The Murphy Monitor

Stay Safe - Tips for Driving in Extreme Weather

Posted on: 29-09-2017 by: The Murphy Insurance Group

The road can be dangerous at the best of times. When the weather goes crazy, though, it can become even more so. Here are a few dangerous situations and what you should do:

1. Lightning storms and heavy rains. If you have an older car, your car will form a faraday cage and protect you. Modern fiberglass cars and convertibles do not offer this protection, and lightning can instead get into the metal parts of your car. If lightning is close or severe, then pull over, turn the engine off and turn off all electricity. Leave hazard lights on only if you feel the risk of being hit by another vehicle is greater. You are still safer inside your vehicle than outside, so stay in the vehicle until the storm is over.

2. Flash floods. According to the National Weather Service, 75 people died a year in flash floods between 2004 and 2013. Two-thirds of these fatalities were in vehicles (excluding those from major hurricanes). Never drive your car into flood water - even if you are driving an SUV. You may think you know the depth - but the road underneath may have been washed out. If you do end up in a floating vehicle, find a pocket of trapped air then slowly roll down a window, or break it, and swim clear. Also, do not walk through flood water either.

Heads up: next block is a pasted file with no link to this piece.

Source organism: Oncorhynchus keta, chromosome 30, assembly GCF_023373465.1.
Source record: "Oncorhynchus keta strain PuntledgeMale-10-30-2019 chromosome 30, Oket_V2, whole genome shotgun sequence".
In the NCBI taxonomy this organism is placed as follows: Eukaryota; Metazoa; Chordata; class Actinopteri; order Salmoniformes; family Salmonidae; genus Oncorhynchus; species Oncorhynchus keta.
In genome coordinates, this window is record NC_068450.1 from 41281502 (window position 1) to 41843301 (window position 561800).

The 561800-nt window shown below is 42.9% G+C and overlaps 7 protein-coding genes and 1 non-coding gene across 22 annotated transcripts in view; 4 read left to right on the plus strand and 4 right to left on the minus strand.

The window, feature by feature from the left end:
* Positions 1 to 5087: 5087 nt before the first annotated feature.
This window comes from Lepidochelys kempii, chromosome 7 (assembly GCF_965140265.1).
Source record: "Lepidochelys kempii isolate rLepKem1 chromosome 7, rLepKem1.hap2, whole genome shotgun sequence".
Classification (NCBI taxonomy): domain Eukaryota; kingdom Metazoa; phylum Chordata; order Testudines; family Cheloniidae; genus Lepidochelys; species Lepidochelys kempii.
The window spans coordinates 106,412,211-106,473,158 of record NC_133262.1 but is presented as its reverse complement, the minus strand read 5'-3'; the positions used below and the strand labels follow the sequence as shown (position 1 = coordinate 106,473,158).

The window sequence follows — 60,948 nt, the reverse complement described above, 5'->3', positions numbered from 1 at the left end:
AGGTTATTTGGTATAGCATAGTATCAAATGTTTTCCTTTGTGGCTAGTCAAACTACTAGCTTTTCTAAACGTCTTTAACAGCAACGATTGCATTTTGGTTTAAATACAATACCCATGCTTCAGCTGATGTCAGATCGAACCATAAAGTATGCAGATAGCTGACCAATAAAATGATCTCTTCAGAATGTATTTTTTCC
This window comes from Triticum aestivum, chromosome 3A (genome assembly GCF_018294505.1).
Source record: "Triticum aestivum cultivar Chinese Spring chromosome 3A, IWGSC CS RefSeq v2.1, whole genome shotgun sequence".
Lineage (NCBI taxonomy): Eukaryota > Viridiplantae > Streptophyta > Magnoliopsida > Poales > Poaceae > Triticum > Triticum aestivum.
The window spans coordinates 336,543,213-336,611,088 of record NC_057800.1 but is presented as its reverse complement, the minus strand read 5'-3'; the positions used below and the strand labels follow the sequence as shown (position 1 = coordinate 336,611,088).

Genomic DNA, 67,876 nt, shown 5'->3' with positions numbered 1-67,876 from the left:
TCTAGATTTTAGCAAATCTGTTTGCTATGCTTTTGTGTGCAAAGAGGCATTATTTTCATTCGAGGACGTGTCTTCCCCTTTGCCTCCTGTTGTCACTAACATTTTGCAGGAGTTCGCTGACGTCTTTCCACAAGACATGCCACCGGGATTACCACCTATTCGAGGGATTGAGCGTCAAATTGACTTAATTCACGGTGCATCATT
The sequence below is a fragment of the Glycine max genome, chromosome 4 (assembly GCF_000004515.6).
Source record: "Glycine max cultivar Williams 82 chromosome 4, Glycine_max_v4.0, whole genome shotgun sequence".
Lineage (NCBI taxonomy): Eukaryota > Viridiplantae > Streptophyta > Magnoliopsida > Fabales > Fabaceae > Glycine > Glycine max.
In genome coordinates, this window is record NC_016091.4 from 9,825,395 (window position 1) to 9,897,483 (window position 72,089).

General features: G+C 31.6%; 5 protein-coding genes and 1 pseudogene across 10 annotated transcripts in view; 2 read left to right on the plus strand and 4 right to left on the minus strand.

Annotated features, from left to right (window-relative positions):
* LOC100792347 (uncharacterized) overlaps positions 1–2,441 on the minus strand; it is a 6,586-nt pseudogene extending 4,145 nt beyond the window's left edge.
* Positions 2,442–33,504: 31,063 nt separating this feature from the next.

3. Tornados. If you can see the tornado coming, get out of its way. Head for the nearest truck stop or restaurant, leave your car and go inside and into a basement or interior room. Bathrooms generally have no windows. If you can determine its movement, drive at a right angle and you may be able to just let it pass. If the tornado is imminent, keep your seatbelt on and protect your face, with a blanket if possible. Never shelter under an overpass - it can turn into a wind tunnel very quickly.

4. Blizzards. Avoid traveling if possible. If you have to, make sure you put cat litter or sand in your car, carry jumper cables, blankets, and food and water. Drive slowly and do not accelerate or brake suddenly. Absolutely do not use cruise control - it can't avoid slippery spots. If you do get stuck, make sure to clear snow from the tailpipe, run the engine briefly every ten minutes and stay in the vehicle.

Driving in inclement weather is best avoided in the first place - but if you can't, then follow these tips to keep yourself safe.

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